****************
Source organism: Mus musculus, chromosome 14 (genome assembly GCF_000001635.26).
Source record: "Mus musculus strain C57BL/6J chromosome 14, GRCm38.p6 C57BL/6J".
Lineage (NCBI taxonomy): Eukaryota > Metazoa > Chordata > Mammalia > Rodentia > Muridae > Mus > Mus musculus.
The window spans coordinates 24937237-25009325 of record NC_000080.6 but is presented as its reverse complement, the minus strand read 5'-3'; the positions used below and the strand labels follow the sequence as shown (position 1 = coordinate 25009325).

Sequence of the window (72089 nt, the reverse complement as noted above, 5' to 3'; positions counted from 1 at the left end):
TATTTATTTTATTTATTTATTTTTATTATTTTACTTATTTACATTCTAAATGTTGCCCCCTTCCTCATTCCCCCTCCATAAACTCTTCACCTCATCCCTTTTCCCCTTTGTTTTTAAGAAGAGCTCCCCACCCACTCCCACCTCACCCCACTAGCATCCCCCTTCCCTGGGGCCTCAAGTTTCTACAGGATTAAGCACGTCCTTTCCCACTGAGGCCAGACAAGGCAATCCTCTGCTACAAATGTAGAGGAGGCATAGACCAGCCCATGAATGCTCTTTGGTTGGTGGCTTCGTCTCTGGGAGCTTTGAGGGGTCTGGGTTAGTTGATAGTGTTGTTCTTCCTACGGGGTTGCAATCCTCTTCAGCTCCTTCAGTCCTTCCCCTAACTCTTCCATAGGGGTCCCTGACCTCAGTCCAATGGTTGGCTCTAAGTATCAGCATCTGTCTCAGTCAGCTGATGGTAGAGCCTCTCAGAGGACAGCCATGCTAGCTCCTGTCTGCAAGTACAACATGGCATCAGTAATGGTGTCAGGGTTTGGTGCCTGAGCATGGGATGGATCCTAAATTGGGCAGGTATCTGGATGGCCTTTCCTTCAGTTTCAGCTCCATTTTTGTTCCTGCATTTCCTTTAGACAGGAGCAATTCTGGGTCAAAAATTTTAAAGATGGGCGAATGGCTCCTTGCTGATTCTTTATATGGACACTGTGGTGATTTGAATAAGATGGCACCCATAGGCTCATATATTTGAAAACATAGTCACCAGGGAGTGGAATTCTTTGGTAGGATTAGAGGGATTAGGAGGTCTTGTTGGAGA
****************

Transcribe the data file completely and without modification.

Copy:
Source organism: Mus musculus, chromosome 14 (genome assembly GCF_000001635.26).
Source record: "Mus musculus strain C57BL/6J chromosome 14, GRCm38.p6 C57BL/6J".
Lineage (NCBI taxonomy): Eukaryota > Metazoa > Chordata > Mammalia > Rodentia > Muridae > Mus > Mus musculus.
The window spans coordinates 24937237-25009325 of record NC_000080.6 but is presented as its reverse complement, the minus strand read 5'-3'; the positions used below and the strand labels follow the sequence as shown (position 1 = coordinate 25009325).

Sequence of the window (72089 nt, the reverse complement as noted above, 5' to 3'; positions counted from 1 at the left end):
TATTTATTTTATTTATTTATTTTTATTATTTTACTTATTTACATTCTAAATGTTGCCCCCTTCCTCATTCCCCCTCCATAAACTCTTCACCTCATCCCTTTTCCCCTTTGTTTTTAAGAAGAGCTCCCCACCCACTCCCACCTCACCCCACTAGCATCCCCCTTCCCTGGGGCCTCAAGTTTCTACAGGATTAAGCACGTCCTTTCCCACTGAGGCCAGACAAGGCAATCCTCTGCTACAAATGTAGAGGAGGCATAGACCAGCCCATGAATGCTCTTTGGTTGGTGGCTTCGTCTCTGGGAGCTTTGAGGGGTCTGGGTTAGTTGATAGTGTTGTTCTTCCTACGGGGTTGCAATCCTCTTCAGCTCCTTCAGTCCTTCCCCTAACTCTTCCATAGGGGTCCCTGACCTCAGTCCAATGGTTGGCTCTAAGTATCAGCATCTGTCTCAGTCAGCTGATGGTAGAGCCTCTCAGAGGACAGCCATGCTAGCTCCTGTCTGCAAGTACAACATGGCATCAGTAATGGTGTCAGGGTTTGGTGCCTGAGCATGGGATGGATCCTAAATTGGGCAGGTATCTGGATGGCCTTTCCTTCAGTTTCAGCTCCATTTTTGTTCCTGCATTTCCTTTAGACAGGAGCAATTCTGGGTCAAAAATTTTAAAGATGGGCGAATGGCTCCTTGCTGATTCTTTATATGGACACTGTGGTGATTTGAATAAGATGGCACCCATAGGCTCATATATTTGAAAACATAGTCACCAGGGAGTGGAATTCTTTGGTAGGATTAGAGGGATTAGGAGGTCTTGTTGGAGA